[00:23:14] Jeffrey Feldberg: So Kison this is interesting because with DealRoom, you've created an M&Alifestyle management platform, but you've also shared about the whole focus on people in M&A, and how that's changing. So if I'm a business owner and I've made the decision, I'm going to have professional advisors around me.

I'm going to go that route. I'm not going to do it on my own. I'm not going to have my twice removed cousin uncle's friend who happens to be a lawyer that was with my company, you know, from the beginning, because I got a great rate, do the deal. I'm just going to get professional M&A advisors all the way through from M&A lawyer through to an investment banker and everyone else. As a business owner, when I'm interviewing investment bankers specifically, What kind of questions should I be asking, or what should I be looking for to ensure that they're following an automated flow on the one hand, but having the priorities come first with some intelligence behind that, and then that people focus on the other hand, how do I know?

[00:24:07] Kison Patel: This is where I'll give you a some hard shed tears. Most banks don't do that. Most banks are, you got to think the bankers like a salesperson, they get an engagement letter from you. They get a commission out of that, and that's what they do. They'll hand it off to a team of junior bankers.

They're going to do more of the tactical work. And they get paid at the end. They're not putting a lot of consideration in what happens after the deal. They're not putting a big consideration on the people approach and how well you blend in with the culture. They're going to run a tight process. They're going to get a bunch of buyers, give you several options to look at.

And hopefully, you close one of them was the level of certainty that you are confident in and they get their check at the end of it. Where it gets developed is the company that goes through a series of acquisitions. And they will mature their M&Aapproach and the team that's driving those activities.

And that's when that team becomes more people-focused. They're the ones that are going to be driving it because they're going to learn from seeing what goes wrong and learn the hard way. But they're also going to have these resources, their HR people, the functional leaders that are going to care about that.

They're going to care that, hey, we're putting a ton of money to buy this company. We need to get some real value out of it because we have to take ownership of the results. Now the advisors don't have ownership of that results. They're not going to care. If they're not incentivized to even figure out what the latest greatest approaches are.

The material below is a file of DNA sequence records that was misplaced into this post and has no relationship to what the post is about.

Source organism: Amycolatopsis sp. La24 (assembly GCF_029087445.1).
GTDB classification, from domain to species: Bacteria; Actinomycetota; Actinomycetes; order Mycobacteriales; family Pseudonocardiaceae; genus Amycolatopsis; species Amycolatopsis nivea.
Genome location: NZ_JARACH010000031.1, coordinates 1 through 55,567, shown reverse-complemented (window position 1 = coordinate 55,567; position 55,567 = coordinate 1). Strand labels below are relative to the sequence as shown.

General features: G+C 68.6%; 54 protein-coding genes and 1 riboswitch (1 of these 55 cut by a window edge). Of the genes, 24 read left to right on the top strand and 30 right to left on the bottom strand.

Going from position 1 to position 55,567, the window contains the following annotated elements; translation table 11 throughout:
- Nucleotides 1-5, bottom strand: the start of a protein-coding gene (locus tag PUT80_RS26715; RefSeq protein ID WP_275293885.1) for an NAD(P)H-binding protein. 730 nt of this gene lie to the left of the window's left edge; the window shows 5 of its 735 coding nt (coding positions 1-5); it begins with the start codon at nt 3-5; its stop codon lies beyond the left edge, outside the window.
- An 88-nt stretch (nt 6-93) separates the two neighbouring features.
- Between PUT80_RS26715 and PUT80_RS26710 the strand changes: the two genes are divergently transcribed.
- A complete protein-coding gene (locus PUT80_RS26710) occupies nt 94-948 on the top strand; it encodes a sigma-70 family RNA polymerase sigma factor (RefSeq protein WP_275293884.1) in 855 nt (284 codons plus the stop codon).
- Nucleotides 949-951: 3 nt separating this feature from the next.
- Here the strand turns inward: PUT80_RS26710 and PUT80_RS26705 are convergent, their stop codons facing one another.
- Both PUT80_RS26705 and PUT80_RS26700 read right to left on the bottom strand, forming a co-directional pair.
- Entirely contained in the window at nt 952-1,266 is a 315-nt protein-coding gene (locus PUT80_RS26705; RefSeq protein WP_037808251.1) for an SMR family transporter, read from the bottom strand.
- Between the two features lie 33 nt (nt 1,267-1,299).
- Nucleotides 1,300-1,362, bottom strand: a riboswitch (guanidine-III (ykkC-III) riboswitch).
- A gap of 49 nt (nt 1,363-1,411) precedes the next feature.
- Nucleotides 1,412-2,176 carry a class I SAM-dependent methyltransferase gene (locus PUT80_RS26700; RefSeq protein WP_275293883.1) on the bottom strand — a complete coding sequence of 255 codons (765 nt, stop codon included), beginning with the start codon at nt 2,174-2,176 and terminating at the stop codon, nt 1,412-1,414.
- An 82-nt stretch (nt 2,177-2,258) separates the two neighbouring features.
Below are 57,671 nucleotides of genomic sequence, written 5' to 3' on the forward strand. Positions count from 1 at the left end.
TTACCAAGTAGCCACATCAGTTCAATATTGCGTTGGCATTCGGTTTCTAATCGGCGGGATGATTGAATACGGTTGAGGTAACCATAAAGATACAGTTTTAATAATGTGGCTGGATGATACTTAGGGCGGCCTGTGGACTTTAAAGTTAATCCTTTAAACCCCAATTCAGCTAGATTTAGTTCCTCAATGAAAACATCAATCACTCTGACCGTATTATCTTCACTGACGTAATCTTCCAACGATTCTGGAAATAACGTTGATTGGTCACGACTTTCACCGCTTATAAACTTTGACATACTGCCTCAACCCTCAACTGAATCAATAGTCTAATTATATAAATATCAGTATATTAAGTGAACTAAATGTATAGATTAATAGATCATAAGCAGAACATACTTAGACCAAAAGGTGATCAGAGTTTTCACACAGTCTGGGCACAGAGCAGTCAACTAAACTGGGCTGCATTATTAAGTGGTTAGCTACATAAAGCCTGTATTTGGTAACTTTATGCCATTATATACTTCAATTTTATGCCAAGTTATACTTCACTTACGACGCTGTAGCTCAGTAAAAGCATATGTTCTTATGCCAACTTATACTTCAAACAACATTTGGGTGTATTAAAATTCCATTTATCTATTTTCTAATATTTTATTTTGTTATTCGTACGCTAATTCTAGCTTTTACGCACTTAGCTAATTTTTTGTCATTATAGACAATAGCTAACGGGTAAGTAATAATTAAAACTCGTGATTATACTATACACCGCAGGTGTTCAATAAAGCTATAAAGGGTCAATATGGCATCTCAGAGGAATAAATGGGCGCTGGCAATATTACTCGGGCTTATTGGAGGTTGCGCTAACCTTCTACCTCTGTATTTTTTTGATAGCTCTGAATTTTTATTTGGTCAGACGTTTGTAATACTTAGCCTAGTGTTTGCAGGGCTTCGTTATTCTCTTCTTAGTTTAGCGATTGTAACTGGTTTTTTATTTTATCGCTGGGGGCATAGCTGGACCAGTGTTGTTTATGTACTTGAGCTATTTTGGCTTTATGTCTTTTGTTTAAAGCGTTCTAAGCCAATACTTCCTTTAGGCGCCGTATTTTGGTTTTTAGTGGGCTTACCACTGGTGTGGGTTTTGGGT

Once you get the contract signed, everything else goes out the window. That's what we've experienced, whether it's a consulting firm, the banking firm, the lawyers that inefficiency drives revenue for most of them. So they're not actively trying to find ways to optimize things in the market. It goes back to the organization.

You got to take ownership, especially in the buy-side we see most of that. That's where we end up focusing our practice on. Corporations that do a number of acquisitions, they're very motivated because they want to continuously drive their capabilities to do M&A well that they can make these large investments and extract value.

It's well-known organizations that do M&A end up delivering higher returns to their investors. But that's where it's at. I tried to identify it more with the buyers as you decide from taking a direct approach or an auction approach.

[00:26:13] Jeffrey Feldberg: So Kison what's really interesting. And again, for our listeners really important insight here and I'm going to go back to step three of the 9-step roadmap in the Deep Wealth Experience, the Future Buyer. And so Kison, I don't want to put words in your mouth. What I believe I heard You say is that DealRoom has been incredibly effective on the buy-side.

So all those buyers are looking at acquisitions will use your data. Put that into their systems. It's there people that have to quote-unquote live with the end result after the acquisition. So really what that tells me then is I'm not going to be looking to my advisory team for some of those insights.